Recently on Facebook a friend asked: “Hey, atheist friends, I need your help. I would like to listen and read what do you do when you lose somebody who you loved? I have tried several ways to ease the pain, but it is still there.” He addressed his atheist friends because evidently he didn’t want to hear about a supernatural afterlife. I took the liberty to offer my vision of a natural afterlife following technological resurrection, based on science and engineering.
My answer (edited):
I cope with the grief from the death of loved ones by contemplating the Cosmist possibility, described by many thinkers including Nikolai Fedorov, Hans Moravec and Frank Tipler, that future generations (or alien civilizations, or whatever) may develop technologies to resurrect the dead. A related idea is that our reality may be a “simulation” computed by entities in a higher-level reality, who may choose to copy those who die in our reality to another reality. Contemplating these possibilities is my way to cope with grief, I hope you will find your own way.
I realize that these ideas may be rejected without consideration by both believers and atheists. Many believers may reject them because they are based on science and possible future technologies, without any concept of “supernatural” (whatever that means). On the other hand, those fully invested in their atheism may reject them because they sound too much like religion.
Cosmism is one of those “third ways” that are often passionately rejected by those who believe in the old ways, but in my opinion it is a Hegelian synthesis of what is good in the old ways: it is firmly based on science, and at the same time it offers all the important mental devices of religion, including hope in resurrection. It is evident that hoping in an afterlife has survival value for both individuals and societies, because it gives people the strength to continue to live instead of withdrawing (or worse) in despair. Cosmism permits hoping in resurrection without giving up the scientific worldview.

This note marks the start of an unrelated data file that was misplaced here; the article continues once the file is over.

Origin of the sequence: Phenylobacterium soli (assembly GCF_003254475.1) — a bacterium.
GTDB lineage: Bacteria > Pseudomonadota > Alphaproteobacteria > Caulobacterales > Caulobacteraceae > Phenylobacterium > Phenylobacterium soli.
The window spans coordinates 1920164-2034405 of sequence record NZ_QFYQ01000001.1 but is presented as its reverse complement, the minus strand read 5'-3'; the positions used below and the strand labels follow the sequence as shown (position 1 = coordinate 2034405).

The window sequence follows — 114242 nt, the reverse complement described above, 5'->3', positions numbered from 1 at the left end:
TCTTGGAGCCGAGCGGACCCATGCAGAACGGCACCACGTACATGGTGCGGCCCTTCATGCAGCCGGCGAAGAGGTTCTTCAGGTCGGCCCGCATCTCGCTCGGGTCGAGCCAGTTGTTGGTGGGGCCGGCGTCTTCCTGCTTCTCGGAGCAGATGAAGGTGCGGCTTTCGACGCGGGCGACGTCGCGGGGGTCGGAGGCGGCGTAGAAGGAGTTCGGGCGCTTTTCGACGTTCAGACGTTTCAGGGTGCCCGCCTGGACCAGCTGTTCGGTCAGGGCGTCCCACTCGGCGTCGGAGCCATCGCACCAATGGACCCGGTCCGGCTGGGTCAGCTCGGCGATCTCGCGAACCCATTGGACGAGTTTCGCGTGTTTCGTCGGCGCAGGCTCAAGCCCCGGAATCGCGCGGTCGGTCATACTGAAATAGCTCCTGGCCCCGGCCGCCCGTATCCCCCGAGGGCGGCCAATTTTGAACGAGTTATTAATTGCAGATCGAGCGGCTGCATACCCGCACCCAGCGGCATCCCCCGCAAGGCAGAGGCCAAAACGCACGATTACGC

The Cosmist ‘Third Way’, in a nutshell
Long version: See my essay Transcendent Engineering published in the Terasem Journal of Personal Cyberconsciousness.
Shorter version: See my Ten Cosmist Convictions, co-authored with Ben Goertzel, originally appeared in Ben’s A Cosmist Manifesto blog, published in Ben’s book A Cosmist Manifesto.
Very short version: The “manifest destiny” of our species is colonizing the universe and developing spacetime engineering and scientific “future magic” much beyond our current understanding and imagination. Gods will exist in the future, and they may be able to affect their past — our present — by means of spacetime engineering. Probably other civilizations out there already attained God-like powers. Future magic will permit achieving, by scientific means, most of the promises of religions — and many amazing things that no human religion ever dreamed. Future Gods will be able to resurrect the dead by “copying them to the future.” Perhaps we will be resurrected in virtual reality, and perhaps we are already there. See also Transhumanist religion 2.0.
I have written a lot about these convictions, without calling them “beliefs.” But, following William James, since I am persuaded that these convictions are scientifically plausible, and they give me happiness and drive, I choose to hold them as beliefs. As I say in a note to the Ten Cosmist Convictions, I am not using “will” in the sense of inevitability, but in the sense of intention: we want to do this, we are confident that we can do it, and we will do our f**king best to do it. You know that, if you really want to achieve a goal, you must firmly believe that you will achieve it.
Daring to hope in resurrection
Bart Centre gives another answer in the excellent article “Dealing with death: How does an atheist cope?” His answer is “It’s enough for me to know the deceased person loved me and I loved them. Enough to know the pain of illness has subsided. Enough to know their contributions to the world will live behind them and their progeny will carry on. Enough to know that the cycle of life is unstoppable, inevitable, and is shared by all living things. It’s enough to know that the oblivion of death is no more fearful than the oblivion that was pre-life. I take comfort in that, we all should.”
Bart’s answer is very good and his considerations are beautiful, soothing and inspiring in their own way, but for me they are not “enough,” because I prefer my own answers. If I were persuaded that death is final and science will never be able to do anything about it, I would certainly take refuge in seeing our lives as small cogs in the wonderful and endless cycle of life, shared by all living things. But I think science will be able to do something about death, and I hope to be copied to the future by means of “future magic” (in the sense of Sir Arthur C. Clarke’s Third Law) and to find my loved ones there.